Thank you so much for sharing your perspective, and I hope that as educational professionals, family members, and community leaders, we are able to support our young people reach their highest goals for education.

Do you have comments that you’d like to share with this reader or me? Please write at us at asian.am.education[at]gmail[dot]com

Image

Stanford University’s Hmong student group used to help with recruitment outreach with an overnight admissions visit and workshop! It would be so wonderful if students at different univesrities could help their siblings and communitites in this way too!

To Early Or Not to Early…that is the Question…Reader Q About Stanford REA

Image

This is a question from a young woman thinking about applying REA (Restrictive Early Action) to Stanford University:

I have another question for you… I’m considering applying Restrictive Early Action to Stanford this fall. I know that I would be really happy there, and it is the only school I am considering applying early to, yet I’m not sure that Stanford is my first-choice college right now. I understand that Early Action is not binding. Do you know if applying early affects acceptance rates at Stanford? The percentage accepted seems to be higher for Early Decision applicants than Regular Decision applicants at many schools, but I don’t know if this trend holds true for Stanford as well. If applying early could increase chances to get into Stanford, then I will likely go for it, but if not then I will consider applying Regular Decision and using that extra time to continue strengthening my application.”

My Response:

Sounds great that you are considering Stanford. Having worked there for two years (and I grew up in the area because my mom went there), I can tell you it’s a beautiful campus, and people are really bright and happy and seem to have balance in life there! Always a good sign.
I am happy to discuss REA at Stanford – the deal is that only about 7-8% of students are admitted overall to Stanford from a pool of 34K applicants. The truth is that if you look at the stats, more people get in (almost double) through REA in terms of the admit statistics. So, the easy conclusion is that it is easier to be admitted through REA. The truth; however, is that it is a MUCH MORE competitive pool. The students who apply during REA are students who are SERIOUS about Stanford being their first choice, and they know that they have the strongest grades, recommendation letters, and awards and recognition from their out of school activities (having won regional or national recognition even before half of of senior year is over)…SO, what all of this means is that they have an application package that is as strong as it is by November, and they aren’t worried about having better grades by the end of first semester of senior year, and they don’t need to get to know another teacher to get a senior year instructor to write a killer recommendation letter. Therefore, the applicants that we see during the REA cycle (it goes by super quick) are SUPER strong, and stand out in the broader applicant pool. Also, Stanford defers fewer students than some of our peer schools, like Georgetown, so if you are rejected, that’s it. Does that make sense?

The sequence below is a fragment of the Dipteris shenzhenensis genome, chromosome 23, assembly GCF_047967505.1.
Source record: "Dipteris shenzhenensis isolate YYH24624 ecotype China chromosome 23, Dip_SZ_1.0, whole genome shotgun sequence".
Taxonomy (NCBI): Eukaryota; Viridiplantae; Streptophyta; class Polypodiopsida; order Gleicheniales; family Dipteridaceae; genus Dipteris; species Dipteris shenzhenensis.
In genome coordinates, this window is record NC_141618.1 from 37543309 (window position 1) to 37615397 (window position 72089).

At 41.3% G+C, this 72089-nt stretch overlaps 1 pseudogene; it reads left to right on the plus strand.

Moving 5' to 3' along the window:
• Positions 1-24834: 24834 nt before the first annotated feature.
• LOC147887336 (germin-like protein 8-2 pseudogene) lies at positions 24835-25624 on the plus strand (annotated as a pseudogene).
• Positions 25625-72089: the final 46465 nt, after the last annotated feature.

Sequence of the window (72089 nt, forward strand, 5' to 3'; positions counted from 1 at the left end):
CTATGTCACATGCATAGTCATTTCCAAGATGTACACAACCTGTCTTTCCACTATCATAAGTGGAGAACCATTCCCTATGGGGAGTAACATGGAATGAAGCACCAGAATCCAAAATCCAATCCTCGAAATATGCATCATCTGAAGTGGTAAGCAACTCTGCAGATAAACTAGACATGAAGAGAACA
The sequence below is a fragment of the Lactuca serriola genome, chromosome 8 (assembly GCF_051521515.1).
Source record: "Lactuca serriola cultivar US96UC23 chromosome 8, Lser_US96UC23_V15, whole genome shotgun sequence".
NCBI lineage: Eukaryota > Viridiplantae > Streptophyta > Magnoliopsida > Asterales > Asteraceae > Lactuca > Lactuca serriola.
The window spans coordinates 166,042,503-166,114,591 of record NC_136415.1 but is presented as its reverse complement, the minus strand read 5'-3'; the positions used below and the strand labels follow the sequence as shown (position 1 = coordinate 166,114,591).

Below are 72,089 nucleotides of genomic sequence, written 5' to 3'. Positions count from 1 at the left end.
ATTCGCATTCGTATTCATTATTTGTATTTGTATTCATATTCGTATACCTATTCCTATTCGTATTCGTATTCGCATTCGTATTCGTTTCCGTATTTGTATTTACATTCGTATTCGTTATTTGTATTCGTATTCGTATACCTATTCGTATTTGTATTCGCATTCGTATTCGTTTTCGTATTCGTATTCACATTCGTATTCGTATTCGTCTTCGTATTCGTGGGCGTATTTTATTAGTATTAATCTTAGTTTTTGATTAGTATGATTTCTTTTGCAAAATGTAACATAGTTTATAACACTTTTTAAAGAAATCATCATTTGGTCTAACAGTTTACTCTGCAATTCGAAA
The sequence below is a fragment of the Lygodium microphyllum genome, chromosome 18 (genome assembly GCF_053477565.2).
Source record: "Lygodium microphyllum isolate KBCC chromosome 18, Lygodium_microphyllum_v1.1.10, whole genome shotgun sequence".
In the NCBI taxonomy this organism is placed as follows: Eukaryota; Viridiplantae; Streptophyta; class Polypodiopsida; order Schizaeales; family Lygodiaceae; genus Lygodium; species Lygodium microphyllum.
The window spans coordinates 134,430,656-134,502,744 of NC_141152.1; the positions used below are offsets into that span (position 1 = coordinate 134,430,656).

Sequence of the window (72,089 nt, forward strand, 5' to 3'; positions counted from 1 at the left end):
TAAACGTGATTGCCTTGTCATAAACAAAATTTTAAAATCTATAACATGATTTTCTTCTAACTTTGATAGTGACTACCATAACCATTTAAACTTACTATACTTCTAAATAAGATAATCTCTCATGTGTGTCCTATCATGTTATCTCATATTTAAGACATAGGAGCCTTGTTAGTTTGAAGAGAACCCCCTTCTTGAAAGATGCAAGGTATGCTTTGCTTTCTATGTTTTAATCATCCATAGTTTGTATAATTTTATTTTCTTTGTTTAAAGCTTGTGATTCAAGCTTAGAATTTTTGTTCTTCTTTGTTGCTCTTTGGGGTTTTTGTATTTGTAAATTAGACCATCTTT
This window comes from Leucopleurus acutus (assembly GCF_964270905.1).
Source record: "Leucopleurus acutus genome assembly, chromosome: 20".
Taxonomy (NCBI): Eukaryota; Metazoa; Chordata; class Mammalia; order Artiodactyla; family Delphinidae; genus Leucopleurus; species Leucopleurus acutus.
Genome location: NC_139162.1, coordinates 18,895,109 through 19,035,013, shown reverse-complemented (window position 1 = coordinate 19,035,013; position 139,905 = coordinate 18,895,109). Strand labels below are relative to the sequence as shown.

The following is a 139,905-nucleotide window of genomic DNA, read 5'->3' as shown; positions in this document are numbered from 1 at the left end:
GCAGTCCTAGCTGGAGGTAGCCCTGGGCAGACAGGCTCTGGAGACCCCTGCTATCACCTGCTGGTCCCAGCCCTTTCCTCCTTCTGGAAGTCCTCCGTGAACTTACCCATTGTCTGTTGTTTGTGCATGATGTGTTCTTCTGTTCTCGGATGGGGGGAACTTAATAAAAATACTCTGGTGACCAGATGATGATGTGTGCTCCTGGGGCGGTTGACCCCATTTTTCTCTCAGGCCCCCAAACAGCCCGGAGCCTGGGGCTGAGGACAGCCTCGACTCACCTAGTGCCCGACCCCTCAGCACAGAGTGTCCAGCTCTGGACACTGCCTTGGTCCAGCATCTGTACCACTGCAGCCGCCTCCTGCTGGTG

My recommendation is that if you think that your application is as strong as it can be by November of this year, then it is a good time to apply during REA. If you think that another debate championship, art award, regional concert for band, other volunteer activities would strengthen your application, in ADDITION to getting super strong grades for first semester your senior year, PLUS you think you want to get to know another teacher who can write you a strong recommendation…then you should wait until Regular Decision. Hope that makes sense, and let me know if you have more questions.

Also here are some official words from Stanford:

Restrictive Early Action is a non-binding early application option for students who have completed a thorough college search and are confident Stanford is their first choice.  Admission decisions are released by December 15, and admitted students have until May 1 to respond to their admission offer, which allows them to compare financial aid awards across institutions. To students who apply for financial aid, Stanford provides an estimated award at the time of admission. The application deadline for Restrictive Early Action is November 1 at 11:59 p.m. (Pacific time).

3 Possible Restrictive Early Action Admission Decisions

  1. Applicant is admitted and has until May 1 to respond to the admission offer.
  2. Applicant is denied and may not reapply for Regular Decision admission in the same year.
  3. Applicant is deferred to Regular Decision and will receive a final decision by April 1.

Stanford’s philosophy is to make final decisions whenever possible. As a result, only a small percentage of Restrictive Early Action applicants are deferred.

ALSO! HERE IS A TIP FOR INTERNATIONAL STUDENTS:

  • The student may apply to any foreign college/university on any application schedule.

“Personal Statement”- Hilarious YA Novel About Admissions Arms Race

Image

Screaming “Let Me In” at the top of your lungs….

Thanks to the generosity of Ms. Saira Rao over at In This Together Media, I spent the last three days engrossed in Personal Statement, a hilarious young adult novel about the perils of the college admissions arms race. The author, Emmy-nominated Jason Odell Williams, has the keen ability to climb into the minds of over-stressed, competitive teenagers in a privileged suburb of CT as they plot and plan their way into their perfect “personal statement” scenario: natural disaster volunteering. On their journey, they discover that perhaps they’ve lost their way, and question whether or not the stress they face is worth the battle! I commend Mr. Williams for taking often ignored but bubbling under the surface topics like race (Asian American stereotype – one of my favorite topics), class, privilege, the technology revolution and its impact on education and pressure to succeed by any means necessary(!!!) all in this short novel targeted toward young adults getting ready for the college process!